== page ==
Our August 2017 float was almost perfect. The temp was around 83 degrees, and we took off in the RNR bus around noonish and dropped off at our starting point. There, they provided us with our own tubes, floating garbage bins for every 4 people in our group, and complimentary tubes for the coolers we brought along for the float.

Once we were on the water, we were in for what would be a little over a 5 hour float. The river was a little low so “butt up” and “rock/tree ahead” were common phrases, but in our experience tubing, we’d rather the water be low than be too high.

We had a nice time meeting other people as we stopped on the sandbars, and had a nice time taking pictures and enjoying one-another’s company. The water felt nice and the sun shone just perfectly for our day.

Our float landed back at the campgrounds. We hauled in our tubes, grabbed our coolers and headed back to camp. Just in time to get dinner ready and relax for the evening.

Extra Credit!

Oh, and as a side-note if you have time and aren’t completely wore out, not far away is the Follet Mansion, where the last scene of  the movie Twister was filmed. See! Iowa isn’t that lame after all!  Here is some information on the house that includes a map of how to get there. It’s pretty neat!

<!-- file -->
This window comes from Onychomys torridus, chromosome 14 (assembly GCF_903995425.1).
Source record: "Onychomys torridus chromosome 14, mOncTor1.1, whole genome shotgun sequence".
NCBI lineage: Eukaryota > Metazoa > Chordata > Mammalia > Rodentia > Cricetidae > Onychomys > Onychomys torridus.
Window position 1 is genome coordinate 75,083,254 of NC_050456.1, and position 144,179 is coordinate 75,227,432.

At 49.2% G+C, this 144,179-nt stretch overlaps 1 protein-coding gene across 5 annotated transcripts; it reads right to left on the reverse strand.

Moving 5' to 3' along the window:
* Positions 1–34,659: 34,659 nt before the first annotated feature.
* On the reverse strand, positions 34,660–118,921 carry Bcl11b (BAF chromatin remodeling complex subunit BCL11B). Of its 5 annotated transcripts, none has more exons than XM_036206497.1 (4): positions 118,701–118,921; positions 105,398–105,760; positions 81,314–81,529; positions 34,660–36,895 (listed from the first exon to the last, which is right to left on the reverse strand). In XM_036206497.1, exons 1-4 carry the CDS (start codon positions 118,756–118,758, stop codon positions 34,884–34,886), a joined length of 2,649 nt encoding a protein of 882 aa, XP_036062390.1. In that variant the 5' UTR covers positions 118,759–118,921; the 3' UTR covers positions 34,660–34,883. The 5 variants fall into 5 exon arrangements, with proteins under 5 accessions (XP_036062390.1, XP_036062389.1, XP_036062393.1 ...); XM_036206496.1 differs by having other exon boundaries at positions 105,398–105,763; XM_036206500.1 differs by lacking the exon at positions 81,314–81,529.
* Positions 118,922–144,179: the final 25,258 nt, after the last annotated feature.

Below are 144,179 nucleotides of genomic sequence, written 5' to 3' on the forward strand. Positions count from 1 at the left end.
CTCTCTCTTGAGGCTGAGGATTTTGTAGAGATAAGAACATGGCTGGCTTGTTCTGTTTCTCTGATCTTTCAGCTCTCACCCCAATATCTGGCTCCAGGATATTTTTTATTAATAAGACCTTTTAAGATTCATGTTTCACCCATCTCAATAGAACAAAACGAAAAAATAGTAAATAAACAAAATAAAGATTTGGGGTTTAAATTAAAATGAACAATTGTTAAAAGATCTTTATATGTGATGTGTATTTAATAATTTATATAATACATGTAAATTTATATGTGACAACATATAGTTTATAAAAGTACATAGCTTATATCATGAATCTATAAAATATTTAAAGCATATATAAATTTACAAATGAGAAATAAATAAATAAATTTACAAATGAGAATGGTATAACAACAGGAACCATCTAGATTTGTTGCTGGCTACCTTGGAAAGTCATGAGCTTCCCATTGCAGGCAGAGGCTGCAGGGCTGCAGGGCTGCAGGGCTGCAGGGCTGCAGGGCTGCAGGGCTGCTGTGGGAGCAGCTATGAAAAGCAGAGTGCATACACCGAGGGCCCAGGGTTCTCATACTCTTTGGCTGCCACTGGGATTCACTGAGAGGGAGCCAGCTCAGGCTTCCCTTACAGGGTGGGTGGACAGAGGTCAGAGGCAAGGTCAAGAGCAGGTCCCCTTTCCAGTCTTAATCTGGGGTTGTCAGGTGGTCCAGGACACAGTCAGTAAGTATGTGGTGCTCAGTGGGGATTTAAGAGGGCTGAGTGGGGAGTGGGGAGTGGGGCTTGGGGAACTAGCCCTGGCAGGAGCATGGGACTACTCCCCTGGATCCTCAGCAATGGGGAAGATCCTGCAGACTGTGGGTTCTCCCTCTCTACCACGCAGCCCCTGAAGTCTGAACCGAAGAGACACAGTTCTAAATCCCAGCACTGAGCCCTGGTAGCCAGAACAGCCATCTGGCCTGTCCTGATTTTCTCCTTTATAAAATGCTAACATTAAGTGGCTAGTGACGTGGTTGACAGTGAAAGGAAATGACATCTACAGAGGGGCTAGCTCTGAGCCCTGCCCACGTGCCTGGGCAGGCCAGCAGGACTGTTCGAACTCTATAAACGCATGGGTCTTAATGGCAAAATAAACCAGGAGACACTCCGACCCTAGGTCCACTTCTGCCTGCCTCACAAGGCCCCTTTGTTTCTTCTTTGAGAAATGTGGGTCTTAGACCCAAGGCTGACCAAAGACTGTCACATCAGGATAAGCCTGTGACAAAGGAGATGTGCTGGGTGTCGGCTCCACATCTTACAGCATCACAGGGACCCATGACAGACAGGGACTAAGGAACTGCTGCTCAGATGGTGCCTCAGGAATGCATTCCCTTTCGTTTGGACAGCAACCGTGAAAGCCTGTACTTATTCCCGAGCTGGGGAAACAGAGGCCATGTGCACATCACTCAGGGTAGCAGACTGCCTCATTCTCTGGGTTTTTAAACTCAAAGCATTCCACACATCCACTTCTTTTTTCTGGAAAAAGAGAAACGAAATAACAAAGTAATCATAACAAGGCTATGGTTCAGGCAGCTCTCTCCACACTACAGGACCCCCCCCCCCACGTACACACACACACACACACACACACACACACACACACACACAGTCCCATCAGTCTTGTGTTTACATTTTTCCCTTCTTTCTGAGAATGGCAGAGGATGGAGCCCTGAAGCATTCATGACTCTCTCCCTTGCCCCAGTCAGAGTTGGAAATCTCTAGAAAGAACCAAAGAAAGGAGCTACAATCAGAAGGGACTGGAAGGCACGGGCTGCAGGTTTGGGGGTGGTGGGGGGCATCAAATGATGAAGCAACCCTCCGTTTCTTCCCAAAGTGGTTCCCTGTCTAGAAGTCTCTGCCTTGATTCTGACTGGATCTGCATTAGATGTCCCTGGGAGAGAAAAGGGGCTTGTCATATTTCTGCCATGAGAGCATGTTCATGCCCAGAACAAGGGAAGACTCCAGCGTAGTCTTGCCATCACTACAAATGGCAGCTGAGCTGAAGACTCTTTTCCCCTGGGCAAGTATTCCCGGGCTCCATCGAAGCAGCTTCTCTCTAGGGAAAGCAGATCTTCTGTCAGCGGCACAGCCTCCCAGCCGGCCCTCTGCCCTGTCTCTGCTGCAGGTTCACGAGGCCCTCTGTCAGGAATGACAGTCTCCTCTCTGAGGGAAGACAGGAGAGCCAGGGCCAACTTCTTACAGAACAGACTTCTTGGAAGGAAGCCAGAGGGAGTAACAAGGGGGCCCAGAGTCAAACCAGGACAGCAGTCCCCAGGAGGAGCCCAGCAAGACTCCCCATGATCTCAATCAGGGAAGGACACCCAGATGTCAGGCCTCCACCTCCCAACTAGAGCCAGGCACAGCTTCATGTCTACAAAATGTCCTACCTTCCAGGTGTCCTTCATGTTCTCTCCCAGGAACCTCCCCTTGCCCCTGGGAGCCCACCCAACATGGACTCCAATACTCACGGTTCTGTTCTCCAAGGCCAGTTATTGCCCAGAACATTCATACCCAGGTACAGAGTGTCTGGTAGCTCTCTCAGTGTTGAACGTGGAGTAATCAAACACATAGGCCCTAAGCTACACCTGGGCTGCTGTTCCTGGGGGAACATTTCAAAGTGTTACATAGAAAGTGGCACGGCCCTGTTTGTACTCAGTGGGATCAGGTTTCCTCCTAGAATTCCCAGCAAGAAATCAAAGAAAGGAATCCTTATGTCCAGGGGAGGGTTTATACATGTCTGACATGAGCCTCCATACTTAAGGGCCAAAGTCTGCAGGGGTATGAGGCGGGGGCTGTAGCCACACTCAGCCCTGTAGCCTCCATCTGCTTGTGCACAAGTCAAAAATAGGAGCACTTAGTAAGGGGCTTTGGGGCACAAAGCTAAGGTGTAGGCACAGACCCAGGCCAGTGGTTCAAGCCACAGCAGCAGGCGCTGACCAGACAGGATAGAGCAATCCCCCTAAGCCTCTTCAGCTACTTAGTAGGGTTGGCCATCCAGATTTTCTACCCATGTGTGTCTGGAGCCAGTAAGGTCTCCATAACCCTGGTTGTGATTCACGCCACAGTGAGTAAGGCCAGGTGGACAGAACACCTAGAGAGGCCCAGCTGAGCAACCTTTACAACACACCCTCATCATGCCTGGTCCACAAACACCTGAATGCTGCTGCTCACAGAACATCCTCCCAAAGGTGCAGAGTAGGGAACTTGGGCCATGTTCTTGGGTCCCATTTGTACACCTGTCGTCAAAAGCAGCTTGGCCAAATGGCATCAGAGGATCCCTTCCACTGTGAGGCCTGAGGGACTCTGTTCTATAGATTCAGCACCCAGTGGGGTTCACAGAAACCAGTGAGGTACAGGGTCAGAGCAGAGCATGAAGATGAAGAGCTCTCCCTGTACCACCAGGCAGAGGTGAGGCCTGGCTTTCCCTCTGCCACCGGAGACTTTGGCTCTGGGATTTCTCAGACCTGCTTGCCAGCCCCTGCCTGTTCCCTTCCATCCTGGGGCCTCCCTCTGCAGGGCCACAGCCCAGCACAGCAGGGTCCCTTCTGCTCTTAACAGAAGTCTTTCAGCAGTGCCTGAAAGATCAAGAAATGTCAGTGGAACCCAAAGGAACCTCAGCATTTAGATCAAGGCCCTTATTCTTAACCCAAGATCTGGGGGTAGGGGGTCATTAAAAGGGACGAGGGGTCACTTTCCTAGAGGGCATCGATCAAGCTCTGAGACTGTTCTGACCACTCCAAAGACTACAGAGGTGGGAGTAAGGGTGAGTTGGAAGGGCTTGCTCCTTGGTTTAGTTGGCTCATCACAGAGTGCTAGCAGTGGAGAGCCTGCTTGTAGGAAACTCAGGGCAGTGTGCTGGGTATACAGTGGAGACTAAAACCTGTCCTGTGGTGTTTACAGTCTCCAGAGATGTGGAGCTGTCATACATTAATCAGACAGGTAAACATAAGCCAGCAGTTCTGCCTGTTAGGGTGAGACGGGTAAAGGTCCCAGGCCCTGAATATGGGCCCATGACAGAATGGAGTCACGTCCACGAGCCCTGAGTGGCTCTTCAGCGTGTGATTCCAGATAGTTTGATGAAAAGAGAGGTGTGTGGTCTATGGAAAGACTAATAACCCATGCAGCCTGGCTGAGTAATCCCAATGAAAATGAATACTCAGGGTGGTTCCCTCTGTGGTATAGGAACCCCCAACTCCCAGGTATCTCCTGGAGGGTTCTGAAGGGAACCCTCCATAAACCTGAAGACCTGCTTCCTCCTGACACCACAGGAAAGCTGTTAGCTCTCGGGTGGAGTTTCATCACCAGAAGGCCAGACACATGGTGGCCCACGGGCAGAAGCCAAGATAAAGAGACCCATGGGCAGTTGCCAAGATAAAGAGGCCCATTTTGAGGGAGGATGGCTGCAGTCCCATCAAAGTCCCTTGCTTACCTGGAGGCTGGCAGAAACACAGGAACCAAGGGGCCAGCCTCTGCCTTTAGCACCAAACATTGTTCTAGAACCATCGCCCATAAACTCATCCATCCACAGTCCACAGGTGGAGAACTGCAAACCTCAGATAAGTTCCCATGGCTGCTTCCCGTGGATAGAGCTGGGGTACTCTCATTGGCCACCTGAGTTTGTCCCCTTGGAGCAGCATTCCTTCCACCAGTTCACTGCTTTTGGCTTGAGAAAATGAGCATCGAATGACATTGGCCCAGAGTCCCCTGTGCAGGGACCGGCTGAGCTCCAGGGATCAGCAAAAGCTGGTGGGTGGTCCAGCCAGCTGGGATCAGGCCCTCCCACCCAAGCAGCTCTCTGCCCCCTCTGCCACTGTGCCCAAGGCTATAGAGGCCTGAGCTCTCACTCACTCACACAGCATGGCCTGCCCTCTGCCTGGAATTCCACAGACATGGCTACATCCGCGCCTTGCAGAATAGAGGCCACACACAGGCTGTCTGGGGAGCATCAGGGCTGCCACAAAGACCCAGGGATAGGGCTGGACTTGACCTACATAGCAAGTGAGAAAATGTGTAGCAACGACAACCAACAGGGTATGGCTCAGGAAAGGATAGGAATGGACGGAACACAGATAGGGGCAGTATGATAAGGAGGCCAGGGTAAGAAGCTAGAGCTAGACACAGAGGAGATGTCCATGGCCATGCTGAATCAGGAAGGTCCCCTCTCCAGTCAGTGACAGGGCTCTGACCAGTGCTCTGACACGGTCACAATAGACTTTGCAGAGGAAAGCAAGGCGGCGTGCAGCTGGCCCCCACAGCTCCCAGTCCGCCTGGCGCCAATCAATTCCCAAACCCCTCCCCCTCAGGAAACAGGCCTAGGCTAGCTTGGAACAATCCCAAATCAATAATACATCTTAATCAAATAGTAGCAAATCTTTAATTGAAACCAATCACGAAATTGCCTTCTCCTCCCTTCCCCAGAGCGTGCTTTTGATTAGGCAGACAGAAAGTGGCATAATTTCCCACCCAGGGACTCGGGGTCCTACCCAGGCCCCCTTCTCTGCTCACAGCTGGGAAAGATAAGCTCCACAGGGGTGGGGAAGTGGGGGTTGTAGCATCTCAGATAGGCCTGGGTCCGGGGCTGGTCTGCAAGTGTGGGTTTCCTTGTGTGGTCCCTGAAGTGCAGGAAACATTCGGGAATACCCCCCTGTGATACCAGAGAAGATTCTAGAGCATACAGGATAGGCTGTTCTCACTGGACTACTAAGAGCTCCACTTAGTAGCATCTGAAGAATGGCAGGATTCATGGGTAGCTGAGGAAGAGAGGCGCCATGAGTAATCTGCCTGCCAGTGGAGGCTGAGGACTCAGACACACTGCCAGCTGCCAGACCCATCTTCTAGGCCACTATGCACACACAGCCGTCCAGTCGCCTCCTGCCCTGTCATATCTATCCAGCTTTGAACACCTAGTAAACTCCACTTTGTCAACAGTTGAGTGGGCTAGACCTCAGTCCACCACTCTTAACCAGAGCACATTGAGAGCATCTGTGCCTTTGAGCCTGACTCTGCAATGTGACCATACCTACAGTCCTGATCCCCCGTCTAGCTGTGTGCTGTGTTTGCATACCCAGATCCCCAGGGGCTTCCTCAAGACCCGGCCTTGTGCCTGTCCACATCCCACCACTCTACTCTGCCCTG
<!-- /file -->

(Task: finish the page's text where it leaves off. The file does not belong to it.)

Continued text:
Minimal River Floating/Camping Packing List

I wanted to provide just a small list of must-have’s if you decide to go on a short floating/camping trip!  If you bring kids this list may need adjusted, so this simplified list is intended for an adult couple for all intents and purposes.


  1. Water Shoes 
  2. Dry Bag
  3. Sunglasses
  4. Sunscreen
  5. Drinking Water
  6. Snacks
  7. Ice
  8. Container for garbage
  9. River safe Tube
  10. Life Jacket (optional but highly suggested for non-swimmers especially)


  1. Camper/Tent
  2. Sleeping Pad/blow-up mattress/Bedding
  3. Iced Cooler of Food
  4. Matches/Lighter
  5. Camp Stove/propane or grate for cooking over your campfire
  6. Cookware/Mess Kit
  7. Flash Light
  8. Bug Spray
  9. Pocket Chairs
  10. Drinking Water

I hope you can use these lists and my experience to help plan your very own camping and/or floating excursion!

Best of luck!

Psalm 96:11-12